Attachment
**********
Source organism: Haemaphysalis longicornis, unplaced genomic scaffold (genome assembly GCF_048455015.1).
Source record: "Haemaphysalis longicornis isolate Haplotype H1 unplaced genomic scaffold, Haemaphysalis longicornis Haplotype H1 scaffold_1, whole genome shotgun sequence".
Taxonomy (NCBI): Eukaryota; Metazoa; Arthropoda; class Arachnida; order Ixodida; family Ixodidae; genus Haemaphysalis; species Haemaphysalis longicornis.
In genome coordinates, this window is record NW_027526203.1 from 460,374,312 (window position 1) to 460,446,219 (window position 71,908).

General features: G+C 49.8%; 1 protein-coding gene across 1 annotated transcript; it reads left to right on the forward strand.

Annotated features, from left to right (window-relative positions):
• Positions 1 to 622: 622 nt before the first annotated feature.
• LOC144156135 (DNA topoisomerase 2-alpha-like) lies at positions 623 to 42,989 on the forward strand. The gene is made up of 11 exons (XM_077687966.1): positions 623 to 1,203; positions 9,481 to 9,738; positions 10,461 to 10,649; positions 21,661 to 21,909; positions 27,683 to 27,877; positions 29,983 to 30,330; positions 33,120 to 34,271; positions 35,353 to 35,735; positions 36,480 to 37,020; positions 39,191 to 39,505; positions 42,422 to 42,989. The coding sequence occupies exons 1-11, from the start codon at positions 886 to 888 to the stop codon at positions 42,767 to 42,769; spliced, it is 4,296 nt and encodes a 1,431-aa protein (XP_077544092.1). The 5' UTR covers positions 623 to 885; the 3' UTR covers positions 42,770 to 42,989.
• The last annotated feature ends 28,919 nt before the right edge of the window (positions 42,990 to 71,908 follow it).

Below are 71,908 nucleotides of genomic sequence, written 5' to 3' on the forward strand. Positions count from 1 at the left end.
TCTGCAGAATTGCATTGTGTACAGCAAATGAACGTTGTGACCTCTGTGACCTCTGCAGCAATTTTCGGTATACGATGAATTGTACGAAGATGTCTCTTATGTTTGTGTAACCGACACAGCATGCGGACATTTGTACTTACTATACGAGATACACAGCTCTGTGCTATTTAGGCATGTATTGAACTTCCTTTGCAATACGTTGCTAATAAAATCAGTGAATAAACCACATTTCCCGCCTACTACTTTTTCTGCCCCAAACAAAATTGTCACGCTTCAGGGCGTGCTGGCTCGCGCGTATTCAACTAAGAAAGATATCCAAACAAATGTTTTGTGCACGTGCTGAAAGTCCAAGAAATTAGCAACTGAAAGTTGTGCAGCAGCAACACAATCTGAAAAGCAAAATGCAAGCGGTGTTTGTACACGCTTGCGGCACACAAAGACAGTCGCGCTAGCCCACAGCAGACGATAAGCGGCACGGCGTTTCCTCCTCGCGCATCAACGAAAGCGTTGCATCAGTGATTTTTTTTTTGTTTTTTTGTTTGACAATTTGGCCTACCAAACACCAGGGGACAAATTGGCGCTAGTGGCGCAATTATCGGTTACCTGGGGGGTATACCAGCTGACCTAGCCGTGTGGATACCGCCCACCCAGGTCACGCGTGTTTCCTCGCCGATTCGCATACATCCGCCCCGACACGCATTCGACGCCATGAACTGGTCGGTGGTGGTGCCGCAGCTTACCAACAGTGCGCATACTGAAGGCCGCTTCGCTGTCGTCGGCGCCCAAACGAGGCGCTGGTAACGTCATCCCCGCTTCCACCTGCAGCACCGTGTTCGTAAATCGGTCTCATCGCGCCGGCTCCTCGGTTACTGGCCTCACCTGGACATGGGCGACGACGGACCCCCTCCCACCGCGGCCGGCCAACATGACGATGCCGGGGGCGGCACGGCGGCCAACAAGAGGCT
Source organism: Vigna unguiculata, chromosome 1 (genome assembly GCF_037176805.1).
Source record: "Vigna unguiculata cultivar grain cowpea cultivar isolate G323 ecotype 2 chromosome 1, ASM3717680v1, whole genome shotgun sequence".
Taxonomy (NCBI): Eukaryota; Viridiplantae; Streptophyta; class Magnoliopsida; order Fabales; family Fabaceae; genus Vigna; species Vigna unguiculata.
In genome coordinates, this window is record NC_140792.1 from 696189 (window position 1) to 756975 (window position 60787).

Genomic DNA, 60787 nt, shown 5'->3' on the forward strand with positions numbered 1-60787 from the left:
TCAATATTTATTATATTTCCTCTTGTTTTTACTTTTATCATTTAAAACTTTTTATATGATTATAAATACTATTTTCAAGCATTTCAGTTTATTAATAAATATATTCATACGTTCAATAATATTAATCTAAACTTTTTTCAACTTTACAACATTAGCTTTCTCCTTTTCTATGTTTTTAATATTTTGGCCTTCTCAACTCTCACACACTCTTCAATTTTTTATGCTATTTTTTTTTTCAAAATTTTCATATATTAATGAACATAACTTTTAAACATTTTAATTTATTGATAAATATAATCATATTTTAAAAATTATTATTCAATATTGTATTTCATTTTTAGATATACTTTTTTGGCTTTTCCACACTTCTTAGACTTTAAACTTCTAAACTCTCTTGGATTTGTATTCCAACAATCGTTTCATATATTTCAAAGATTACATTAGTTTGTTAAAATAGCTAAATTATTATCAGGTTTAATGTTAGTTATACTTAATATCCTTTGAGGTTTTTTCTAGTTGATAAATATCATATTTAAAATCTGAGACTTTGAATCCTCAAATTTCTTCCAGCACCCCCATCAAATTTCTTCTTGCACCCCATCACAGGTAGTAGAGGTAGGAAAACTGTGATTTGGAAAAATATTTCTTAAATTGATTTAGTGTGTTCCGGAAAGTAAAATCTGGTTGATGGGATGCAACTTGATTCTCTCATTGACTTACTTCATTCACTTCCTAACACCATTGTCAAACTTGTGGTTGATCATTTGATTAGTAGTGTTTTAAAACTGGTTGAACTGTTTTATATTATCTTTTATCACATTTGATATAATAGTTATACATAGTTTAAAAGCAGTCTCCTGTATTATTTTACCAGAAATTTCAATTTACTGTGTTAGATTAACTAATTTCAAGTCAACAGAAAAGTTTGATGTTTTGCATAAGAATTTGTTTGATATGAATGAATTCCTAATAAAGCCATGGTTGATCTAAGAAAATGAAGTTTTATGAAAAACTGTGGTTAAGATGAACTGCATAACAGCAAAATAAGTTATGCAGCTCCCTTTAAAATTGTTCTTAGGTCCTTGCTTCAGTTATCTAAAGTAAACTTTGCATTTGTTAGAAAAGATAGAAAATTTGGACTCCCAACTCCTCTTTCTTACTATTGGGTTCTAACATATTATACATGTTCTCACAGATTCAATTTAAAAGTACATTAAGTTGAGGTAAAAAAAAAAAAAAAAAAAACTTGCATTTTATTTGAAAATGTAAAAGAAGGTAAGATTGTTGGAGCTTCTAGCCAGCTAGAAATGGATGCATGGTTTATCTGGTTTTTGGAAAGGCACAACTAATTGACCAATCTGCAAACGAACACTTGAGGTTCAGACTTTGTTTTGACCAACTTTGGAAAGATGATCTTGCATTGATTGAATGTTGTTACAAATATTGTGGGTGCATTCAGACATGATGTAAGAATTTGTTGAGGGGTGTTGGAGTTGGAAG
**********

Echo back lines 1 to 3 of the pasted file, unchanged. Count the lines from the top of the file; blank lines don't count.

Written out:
Source organism: Haemaphysalis longicornis, unplaced genomic scaffold (genome assembly GCF_048455015.1).
Source record: "Haemaphysalis longicornis isolate Haplotype H1 unplaced genomic scaffold, Haemaphysalis longicornis Haplotype H1 scaffold_1, whole genome shotgun sequence".
Taxonomy (NCBI): Eukaryota; Metazoa; Arthropoda; class Arachnida; order Ixodida; family Ixodidae; genus Haemaphysalis; species Haemaphysalis longicornis.